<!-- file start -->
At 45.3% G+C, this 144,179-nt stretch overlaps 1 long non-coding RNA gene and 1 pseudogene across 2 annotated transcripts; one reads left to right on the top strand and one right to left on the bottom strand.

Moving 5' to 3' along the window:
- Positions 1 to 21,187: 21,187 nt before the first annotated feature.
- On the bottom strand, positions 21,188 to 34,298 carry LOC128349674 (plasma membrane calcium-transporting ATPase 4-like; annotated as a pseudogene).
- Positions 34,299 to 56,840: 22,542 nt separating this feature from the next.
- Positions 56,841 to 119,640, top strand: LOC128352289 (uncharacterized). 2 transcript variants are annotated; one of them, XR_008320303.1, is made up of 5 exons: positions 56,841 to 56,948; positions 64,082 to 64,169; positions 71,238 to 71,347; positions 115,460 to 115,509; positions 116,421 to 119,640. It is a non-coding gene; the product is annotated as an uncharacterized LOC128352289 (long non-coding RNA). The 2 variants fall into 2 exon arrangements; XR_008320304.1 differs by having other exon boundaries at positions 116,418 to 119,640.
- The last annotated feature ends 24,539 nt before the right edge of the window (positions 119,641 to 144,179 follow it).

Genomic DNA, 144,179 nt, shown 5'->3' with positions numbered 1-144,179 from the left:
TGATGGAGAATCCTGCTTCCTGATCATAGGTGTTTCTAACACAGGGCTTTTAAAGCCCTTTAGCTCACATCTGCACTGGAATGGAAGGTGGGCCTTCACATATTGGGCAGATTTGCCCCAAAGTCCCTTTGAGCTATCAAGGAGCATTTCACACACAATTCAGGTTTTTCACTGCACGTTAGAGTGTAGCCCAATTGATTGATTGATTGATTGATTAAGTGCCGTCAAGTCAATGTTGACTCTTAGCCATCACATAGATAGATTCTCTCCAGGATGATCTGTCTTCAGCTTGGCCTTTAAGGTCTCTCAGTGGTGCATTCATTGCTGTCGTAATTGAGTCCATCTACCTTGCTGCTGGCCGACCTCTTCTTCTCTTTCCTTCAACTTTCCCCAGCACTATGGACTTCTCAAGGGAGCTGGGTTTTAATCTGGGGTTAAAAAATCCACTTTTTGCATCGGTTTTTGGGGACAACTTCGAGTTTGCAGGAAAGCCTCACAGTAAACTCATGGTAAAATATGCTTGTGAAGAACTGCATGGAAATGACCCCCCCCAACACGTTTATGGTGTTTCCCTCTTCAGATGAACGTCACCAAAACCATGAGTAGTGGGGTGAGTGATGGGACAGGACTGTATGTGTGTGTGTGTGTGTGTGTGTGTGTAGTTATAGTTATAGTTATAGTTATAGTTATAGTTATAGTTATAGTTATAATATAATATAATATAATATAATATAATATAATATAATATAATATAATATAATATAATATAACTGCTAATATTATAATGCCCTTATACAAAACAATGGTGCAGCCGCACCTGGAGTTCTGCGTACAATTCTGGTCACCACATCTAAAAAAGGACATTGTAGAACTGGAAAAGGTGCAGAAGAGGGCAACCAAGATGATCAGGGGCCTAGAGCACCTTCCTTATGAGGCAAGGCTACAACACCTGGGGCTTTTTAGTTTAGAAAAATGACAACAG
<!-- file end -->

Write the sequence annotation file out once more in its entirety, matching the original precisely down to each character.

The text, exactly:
At 45.3% G+C, this 144,179-nt stretch overlaps 1 long non-coding RNA gene and 1 pseudogene across 2 annotated transcripts; one reads left to right on the top strand and one right to left on the bottom strand.

Moving 5' to 3' along the window:
- Positions 1 to 21,187: 21,187 nt before the first annotated feature.
- On the bottom strand, positions 21,188 to 34,298 carry LOC128349674 (plasma membrane calcium-transporting ATPase 4-like; annotated as a pseudogene).
- Positions 34,299 to 56,840: 22,542 nt separating this feature from the next.
- Positions 56,841 to 119,640, top strand: LOC128352289 (uncharacterized). 2 transcript variants are annotated; one of them, XR_008320303.1, is made up of 5 exons: positions 56,841 to 56,948; positions 64,082 to 64,169; positions 71,238 to 71,347; positions 115,460 to 115,509; positions 116,421 to 119,640. It is a non-coding gene; the product is annotated as an uncharacterized LOC128352289 (long non-coding RNA). The 2 variants fall into 2 exon arrangements; XR_008320304.1 differs by having other exon boundaries at positions 116,418 to 119,640.
- The last annotated feature ends 24,539 nt before the right edge of the window (positions 119,641 to 144,179 follow it).

Genomic DNA, 144,179 nt, shown 5'->3' with positions numbered 1-144,179 from the left:
TGATGGAGAATCCTGCTTCCTGATCATAGGTGTTTCTAACACAGGGCTTTTAAAGCCCTTTAGCTCACATCTGCACTGGAATGGAAGGTGGGCCTTCACATATTGGGCAGATTTGCCCCAAAGTCCCTTTGAGCTATCAAGGAGCATTTCACACACAATTCAGGTTTTTCACTGCACGTTAGAGTGTAGCCCAATTGATTGATTGATTGATTGATTAAGTGCCGTCAAGTCAATGTTGACTCTTAGCCATCACATAGATAGATTCTCTCCAGGATGATCTGTCTTCAGCTTGGCCTTTAAGGTCTCTCAGTGGTGCATTCATTGCTGTCGTAATTGAGTCCATCTACCTTGCTGCTGGCCGACCTCTTCTTCTCTTTCCTTCAACTTTCCCCAGCACTATGGACTTCTCAAGGGAGCTGGGTTTTAATCTGGGGTTAAAAAATCCACTTTTTGCATCGGTTTTTGGGGACAACTTCGAGTTTGCAGGAAAGCCTCACAGTAAACTCATGGTAAAATATGCTTGTGAAGAACTGCATGGAAATGACCCCCCCCAACACGTTTATGGTGTTTCCCTCTTCAGATGAACGTCACCAAAACCATGAGTAGTGGGGTGAGTGATGGGACAGGACTGTATGTGTGTGTGTGTGTGTGTGTGTGTGTAGTTATAGTTATAGTTATAGTTATAGTTATAGTTATAGTTATAGTTATAATATAATATAATATAATATAATATAATATAATATAATATAATATAATATAATATAATATAACTGCTAATATTATAATGCCCTTATACAAAACAATGGTGCAGCCGCACCTGGAGTTCTGCGTACAATTCTGGTCACCACATCTAAAAAAGGACATTGTAGAACTGGAAAAGGTGCAGAAGAGGGCAACCAAGATGATCAGGGGCCTAGAGCACCTTCCTTATGAGGCAAGGCTACAACACCTGGGGCTTTTTAGTTTAGAAAAATGACAACAG